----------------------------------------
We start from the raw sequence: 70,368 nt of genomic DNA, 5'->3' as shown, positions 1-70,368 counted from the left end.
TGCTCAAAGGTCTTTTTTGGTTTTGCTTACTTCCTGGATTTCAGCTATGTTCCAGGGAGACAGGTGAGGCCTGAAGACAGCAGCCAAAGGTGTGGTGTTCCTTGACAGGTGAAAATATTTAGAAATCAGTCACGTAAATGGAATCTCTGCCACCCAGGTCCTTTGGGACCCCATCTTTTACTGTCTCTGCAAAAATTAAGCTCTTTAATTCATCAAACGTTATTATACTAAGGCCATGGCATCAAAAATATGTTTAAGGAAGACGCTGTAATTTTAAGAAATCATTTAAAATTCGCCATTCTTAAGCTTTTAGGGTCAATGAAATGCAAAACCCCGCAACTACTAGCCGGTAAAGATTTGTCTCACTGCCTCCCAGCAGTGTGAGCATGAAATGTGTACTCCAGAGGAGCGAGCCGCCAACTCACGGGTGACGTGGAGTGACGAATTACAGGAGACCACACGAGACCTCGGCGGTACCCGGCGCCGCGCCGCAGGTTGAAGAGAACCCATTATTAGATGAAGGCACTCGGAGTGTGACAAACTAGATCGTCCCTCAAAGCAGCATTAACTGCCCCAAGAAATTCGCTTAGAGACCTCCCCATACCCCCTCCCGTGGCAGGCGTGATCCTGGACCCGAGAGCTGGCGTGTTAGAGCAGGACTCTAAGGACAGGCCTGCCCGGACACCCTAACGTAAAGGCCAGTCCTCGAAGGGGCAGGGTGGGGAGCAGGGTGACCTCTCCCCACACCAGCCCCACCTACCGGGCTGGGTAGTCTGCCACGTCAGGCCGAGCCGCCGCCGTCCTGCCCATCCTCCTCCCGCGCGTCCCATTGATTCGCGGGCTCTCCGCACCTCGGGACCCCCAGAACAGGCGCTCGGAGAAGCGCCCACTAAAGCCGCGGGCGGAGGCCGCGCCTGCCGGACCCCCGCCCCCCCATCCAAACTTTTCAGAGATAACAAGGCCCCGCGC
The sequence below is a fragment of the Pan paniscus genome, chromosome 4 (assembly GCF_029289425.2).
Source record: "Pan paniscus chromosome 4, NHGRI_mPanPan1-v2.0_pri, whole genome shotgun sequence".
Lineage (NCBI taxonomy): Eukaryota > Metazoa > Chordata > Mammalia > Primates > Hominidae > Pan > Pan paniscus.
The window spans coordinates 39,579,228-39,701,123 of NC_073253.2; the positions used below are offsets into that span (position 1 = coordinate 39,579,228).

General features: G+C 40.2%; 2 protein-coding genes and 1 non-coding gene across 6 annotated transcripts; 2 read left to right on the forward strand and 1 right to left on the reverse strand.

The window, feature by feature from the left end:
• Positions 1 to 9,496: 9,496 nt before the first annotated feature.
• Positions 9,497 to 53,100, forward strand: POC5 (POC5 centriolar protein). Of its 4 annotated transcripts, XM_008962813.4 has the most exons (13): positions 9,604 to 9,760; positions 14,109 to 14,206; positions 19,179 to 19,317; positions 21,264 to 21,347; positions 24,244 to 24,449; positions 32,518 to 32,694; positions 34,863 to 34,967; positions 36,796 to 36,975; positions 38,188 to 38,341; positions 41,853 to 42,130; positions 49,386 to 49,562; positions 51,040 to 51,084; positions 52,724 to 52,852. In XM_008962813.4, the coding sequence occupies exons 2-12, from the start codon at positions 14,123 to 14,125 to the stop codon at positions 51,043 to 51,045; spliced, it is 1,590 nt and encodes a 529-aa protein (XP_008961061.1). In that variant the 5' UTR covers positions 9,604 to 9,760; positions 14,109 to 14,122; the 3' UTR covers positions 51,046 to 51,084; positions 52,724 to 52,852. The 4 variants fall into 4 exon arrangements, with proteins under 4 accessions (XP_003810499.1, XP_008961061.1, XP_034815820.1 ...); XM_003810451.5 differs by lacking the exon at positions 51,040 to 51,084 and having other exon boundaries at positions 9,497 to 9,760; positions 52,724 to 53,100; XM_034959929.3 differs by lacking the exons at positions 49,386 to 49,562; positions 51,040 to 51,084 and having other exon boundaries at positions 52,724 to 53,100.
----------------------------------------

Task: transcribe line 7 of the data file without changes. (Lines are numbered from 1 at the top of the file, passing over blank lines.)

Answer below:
General features: G+C 40.2%; 2 protein-coding genes and 1 non-coding gene across 6 annotated transcripts; 2 read left to right on the forward strand and 1 right to left on the reverse strand.